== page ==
London-based oil major BP has agreed to buy Brazilian, Azeri and Gulf of Mexico assets from Devon Energy for $7 billion, as the U.S. producer refocuses on onshore U.S. fields.
The companies said on Thursday that BP has also agreed to sell Devon a 50 percent stake in its Kirby oil sands interests in Alberta, Canada, for $500 million and that the two companies would form a venture to develop Kirby.
The deal gives Europe's second-largest oil company by market value reserves and highly prospective exploration which will help it meet its goal of growing production at 1 to 2 percent per annum in the next decade.
Analysts said it was hard to estimate whether BP was paying a good price for the assets as they included fields whose reserves are unknown as they are still being explored.
The deal also gives BP the entry into Brazil which Chief Executive Tony Hayward has long eyed.
However, Devon's assets are in the Campos basin, rather than the Santos basin where most excitement is focused after multi-billion barrel discoveries in recent years.
Devon announced its asset sale program in November, saying it hoped to pull in as much as $7.5 billion for its international and Gulf of Mexico assets as it looks to focus on its onshore oil and gas fields in North America.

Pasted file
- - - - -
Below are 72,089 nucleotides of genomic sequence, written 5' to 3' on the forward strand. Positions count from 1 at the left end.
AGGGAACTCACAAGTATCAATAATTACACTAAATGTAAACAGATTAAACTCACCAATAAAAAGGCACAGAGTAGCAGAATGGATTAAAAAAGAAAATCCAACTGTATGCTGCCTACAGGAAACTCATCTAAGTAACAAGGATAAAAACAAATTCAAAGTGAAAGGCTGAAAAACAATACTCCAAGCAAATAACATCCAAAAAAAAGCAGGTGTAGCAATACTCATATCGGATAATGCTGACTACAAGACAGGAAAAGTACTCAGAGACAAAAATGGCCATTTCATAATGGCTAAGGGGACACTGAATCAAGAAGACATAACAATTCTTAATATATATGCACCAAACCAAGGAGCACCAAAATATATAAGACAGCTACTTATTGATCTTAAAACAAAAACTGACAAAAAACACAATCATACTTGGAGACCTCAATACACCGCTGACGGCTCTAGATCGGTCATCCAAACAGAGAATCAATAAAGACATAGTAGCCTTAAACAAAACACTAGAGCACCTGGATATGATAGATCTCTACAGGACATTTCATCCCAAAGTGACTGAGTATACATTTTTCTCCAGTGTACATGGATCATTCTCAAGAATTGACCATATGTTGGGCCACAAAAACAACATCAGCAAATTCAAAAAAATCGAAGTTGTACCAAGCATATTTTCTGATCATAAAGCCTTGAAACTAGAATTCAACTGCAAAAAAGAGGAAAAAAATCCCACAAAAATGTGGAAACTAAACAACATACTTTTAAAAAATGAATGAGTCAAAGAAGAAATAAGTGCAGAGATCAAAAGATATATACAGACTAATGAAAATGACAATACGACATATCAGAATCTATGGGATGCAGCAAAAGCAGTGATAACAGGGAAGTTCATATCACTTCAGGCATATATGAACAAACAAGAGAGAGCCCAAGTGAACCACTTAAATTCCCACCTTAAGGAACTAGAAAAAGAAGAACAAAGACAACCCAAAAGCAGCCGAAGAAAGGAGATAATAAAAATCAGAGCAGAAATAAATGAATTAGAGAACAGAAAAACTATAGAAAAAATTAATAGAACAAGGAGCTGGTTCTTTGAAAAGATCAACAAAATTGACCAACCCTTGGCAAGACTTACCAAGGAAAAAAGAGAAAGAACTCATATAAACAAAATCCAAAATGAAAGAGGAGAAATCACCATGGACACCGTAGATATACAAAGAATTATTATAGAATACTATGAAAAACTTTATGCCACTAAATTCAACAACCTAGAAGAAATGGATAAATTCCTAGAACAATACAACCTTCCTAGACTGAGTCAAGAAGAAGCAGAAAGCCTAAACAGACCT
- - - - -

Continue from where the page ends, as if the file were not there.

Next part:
The company, which felt investors had not ascribed a reasonable value to its Gulf and international assets, has already sold its interest in three deepwater development projects in the Gulf of Mexico for about $1.3 billion.
The companies did not put a figure on the reserves that BP was buying but Colin Smith at ICAP estimated that BP has bought 140 million barrels of oil equivalent, or BOE, of booked reserves.
However, a BP spokesman said the deal was largely predicated on the exploration upside the fields offer. Some of the best assets being bought, such as the Kaskida stake, are at the exploration stage of development and so have no booked reserves yet.
BP is also buying around 240 leases in the Gulf of Mexico, including Devon's 30 percent interest in the major Kaskida discovery, in which BP already has a 70 percent stake.
BP is also adding to its existing interest in the Azeri-Chirag-Gunashli oilfield off the coast of Azerbaijan.
Devon's 5.63 percent stake will increase BP's interest in ACG, which produces 820,000 barrels of oil a day, to 39.77 percent.
The parties will form a 50-50 joint venture to develop BP's 90,000 net acres of oil sands at Kirby, and this will be operated by Devon.
ICAP's Smith said this could unlock the potential of Kirby, which has sat dormant in BP's portfolio for years, and would also help secure a crude supply for BP's Whiting refinery, in which it has been investing heavily in recent years.
BP should be able to fund the acquisition out of cashflows or debt, analysts said.
BP's gearing ratio was 21 percent at the end of 2009, against a targeted 20 to 30 percent range, while analysts believe the company is highly cash generative at current oil prices.
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